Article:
Date of Award


Document Type


Degree Name

Doctor of Philosophy (PhD)


Educational Leadership, Research and Counseling

First Advisor

Dianne L. Taylor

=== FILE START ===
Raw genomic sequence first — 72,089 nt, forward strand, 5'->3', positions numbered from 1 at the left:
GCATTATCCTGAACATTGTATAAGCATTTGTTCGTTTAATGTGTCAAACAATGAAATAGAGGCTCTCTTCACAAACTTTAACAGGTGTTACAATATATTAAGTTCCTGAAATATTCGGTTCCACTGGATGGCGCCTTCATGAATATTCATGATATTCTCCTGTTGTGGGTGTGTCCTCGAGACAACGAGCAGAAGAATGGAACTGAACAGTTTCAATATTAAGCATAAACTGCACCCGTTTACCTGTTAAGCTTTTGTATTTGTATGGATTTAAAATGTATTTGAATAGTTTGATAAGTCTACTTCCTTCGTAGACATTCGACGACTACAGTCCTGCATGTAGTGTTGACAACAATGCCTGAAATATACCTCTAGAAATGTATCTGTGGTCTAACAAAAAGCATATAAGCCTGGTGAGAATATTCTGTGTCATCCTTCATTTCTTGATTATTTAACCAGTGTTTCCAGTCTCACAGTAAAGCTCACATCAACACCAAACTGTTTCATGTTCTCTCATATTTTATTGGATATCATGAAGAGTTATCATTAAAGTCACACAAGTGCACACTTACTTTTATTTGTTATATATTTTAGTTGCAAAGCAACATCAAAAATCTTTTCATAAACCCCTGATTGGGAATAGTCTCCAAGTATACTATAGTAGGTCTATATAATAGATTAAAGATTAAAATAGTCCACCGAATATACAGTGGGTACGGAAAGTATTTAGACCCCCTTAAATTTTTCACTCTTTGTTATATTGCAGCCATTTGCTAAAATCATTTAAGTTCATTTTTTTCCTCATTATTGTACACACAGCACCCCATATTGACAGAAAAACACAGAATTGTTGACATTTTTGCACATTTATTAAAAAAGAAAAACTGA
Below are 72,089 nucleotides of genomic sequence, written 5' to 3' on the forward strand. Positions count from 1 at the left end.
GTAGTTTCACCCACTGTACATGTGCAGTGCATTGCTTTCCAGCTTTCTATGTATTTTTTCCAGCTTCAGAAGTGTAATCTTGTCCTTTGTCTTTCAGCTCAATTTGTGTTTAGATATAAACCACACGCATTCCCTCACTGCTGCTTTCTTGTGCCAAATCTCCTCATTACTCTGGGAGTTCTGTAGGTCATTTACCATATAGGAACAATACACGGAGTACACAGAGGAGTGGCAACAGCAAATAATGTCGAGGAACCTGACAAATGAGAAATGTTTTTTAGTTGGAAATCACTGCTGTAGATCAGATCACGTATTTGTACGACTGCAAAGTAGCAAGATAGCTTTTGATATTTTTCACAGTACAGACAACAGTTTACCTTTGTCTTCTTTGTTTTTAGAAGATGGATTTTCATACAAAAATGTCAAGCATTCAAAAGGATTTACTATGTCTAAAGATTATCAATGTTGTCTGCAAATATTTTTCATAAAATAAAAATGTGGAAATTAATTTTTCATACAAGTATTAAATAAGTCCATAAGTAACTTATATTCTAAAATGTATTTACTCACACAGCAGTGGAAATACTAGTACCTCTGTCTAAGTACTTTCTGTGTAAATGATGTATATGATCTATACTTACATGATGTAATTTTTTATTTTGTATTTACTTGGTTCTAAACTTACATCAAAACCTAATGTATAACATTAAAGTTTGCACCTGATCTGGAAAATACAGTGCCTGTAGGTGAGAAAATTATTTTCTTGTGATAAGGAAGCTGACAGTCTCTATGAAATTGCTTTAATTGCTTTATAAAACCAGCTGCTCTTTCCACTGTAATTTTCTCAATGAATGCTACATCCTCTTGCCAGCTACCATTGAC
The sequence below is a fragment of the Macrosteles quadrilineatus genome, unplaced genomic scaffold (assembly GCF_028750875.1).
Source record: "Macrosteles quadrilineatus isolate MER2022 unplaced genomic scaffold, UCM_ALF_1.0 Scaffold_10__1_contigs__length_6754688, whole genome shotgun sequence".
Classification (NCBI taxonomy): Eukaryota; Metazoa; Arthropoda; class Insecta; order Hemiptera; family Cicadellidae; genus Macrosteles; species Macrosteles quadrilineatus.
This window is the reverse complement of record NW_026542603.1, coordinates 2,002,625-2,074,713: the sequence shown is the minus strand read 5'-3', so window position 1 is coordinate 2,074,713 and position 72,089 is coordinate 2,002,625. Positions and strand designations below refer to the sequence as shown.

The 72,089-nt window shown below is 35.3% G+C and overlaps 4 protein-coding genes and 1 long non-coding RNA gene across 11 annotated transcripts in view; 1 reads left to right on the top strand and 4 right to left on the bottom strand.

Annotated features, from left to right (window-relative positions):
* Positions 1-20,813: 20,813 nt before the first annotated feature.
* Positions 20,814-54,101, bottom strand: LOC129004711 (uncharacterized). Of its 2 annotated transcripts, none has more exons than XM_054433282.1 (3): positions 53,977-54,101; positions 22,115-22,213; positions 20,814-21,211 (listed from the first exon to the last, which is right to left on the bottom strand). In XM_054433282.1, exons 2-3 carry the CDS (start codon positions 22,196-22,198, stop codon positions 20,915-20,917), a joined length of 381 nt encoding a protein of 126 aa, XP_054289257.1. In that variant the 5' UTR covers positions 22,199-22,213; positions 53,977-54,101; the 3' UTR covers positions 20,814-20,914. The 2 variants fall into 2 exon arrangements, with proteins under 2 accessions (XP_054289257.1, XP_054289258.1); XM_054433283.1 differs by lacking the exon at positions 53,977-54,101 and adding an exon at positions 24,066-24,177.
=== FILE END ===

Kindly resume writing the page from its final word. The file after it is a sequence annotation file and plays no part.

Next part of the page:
The current study examined the socialization experiences of beginning teachers within the context of differentially effective middle schools. A mixed method design, using quantitative and qualitative approaches, was employed. The sample consisted of ten middle schools in Louisiana, five matched pairs, using an intensity strategy. The study was conducted in six phases of data collection. Phase One designed and carried out a pilot study. Interview data from school principals and mentors was collected in Phase Two, while Phase Three involved the collection of survey data from beginning teachers to measure perceptions of assistance, monitoring, team-building, and intention to remain in education. Phase Four involved collection of self-report data, including absences, referrals, certification status, and university preparation program. Phase Five included data collection from interviews and classroom observations of beginning teachers to provide data regarding effective teaching. Phase Six triangulated data collected from Phases 2, 3, 4, and 5 to explore the overall processes in the school which contribute to the socialization experiences of beginning teachers. All data were used to compile narrative case studies. The study detailed three matched pair cases. Quantitative data found no difference in the perception of assistance, monitoring, and team building in differentially effective schools. Qualitative data found differences in the extent and quality of these areas as perceived by beginning teachers. Assistance, monitoring, and team building, when combined with social support, predicted teacher intent to stay. Observations of new teachers revealed marked differences in more effective and less effective schools in the components of effective teaching. Findings from the study indicated that processes in the school play a larger role in the quality of the beginning experience than do the individual elements of assistance, monitoring and team building. The existence of these variables was insufficient for positive socialization. Socialization experiences were optimized from a school culture geared to learning and student achievement as well as from the guidance of an instructional leader. The study found that the state assistance/assessment program is ineffective as a certification process and viewed negatively by schools. Teacher preparation programs were found to inadequately prepare students for the realities of teaching.